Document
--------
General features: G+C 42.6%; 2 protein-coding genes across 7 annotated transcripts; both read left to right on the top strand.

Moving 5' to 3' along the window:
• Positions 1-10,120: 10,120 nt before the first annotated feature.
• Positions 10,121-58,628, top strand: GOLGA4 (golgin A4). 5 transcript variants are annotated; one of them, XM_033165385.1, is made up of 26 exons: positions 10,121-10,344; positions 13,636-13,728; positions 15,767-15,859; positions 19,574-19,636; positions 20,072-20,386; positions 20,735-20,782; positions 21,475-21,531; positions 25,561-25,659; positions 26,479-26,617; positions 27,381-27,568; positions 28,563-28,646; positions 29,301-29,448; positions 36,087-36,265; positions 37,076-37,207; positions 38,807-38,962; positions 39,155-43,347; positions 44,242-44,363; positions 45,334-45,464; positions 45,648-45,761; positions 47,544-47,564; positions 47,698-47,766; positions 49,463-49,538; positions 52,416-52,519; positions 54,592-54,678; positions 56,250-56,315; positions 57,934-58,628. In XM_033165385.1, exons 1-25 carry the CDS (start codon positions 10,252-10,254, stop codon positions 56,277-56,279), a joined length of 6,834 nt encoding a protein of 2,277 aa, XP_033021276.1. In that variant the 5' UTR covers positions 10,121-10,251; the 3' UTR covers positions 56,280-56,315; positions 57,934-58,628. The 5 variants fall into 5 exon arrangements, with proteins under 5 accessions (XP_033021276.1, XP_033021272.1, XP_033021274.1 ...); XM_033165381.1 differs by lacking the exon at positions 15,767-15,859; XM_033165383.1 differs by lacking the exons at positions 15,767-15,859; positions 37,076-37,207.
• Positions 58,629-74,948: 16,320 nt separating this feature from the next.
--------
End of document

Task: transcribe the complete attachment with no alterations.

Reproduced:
General features: G+C 42.6%; 2 protein-coding genes across 7 annotated transcripts; both read left to right on the top strand.

Moving 5' to 3' along the window:
• Positions 1-10,120: 10,120 nt before the first annotated feature.
• Positions 10,121-58,628, top strand: GOLGA4 (golgin A4). 5 transcript variants are annotated; one of them, XM_033165385.1, is made up of 26 exons: positions 10,121-10,344; positions 13,636-13,728; positions 15,767-15,859; positions 19,574-19,636; positions 20,072-20,386; positions 20,735-20,782; positions 21,475-21,531; positions 25,561-25,659; positions 26,479-26,617; positions 27,381-27,568; positions 28,563-28,646; positions 29,301-29,448; positions 36,087-36,265; positions 37,076-37,207; positions 38,807-38,962; positions 39,155-43,347; positions 44,242-44,363; positions 45,334-45,464; positions 45,648-45,761; positions 47,544-47,564; positions 47,698-47,766; positions 49,463-49,538; positions 52,416-52,519; positions 54,592-54,678; positions 56,250-56,315; positions 57,934-58,628. In XM_033165385.1, exons 1-25 carry the CDS (start codon positions 10,252-10,254, stop codon positions 56,277-56,279), a joined length of 6,834 nt encoding a protein of 2,277 aa, XP_033021276.1. In that variant the 5' UTR covers positions 10,121-10,251; the 3' UTR covers positions 56,280-56,315; positions 57,934-58,628. The 5 variants fall into 5 exon arrangements, with proteins under 5 accessions (XP_033021276.1, XP_033021272.1, XP_033021274.1 ...); XM_033165381.1 differs by lacking the exon at positions 15,767-15,859; XM_033165383.1 differs by lacking the exons at positions 15,767-15,859; positions 37,076-37,207.
• Positions 58,629-74,948: 16,320 nt separating this feature from the next.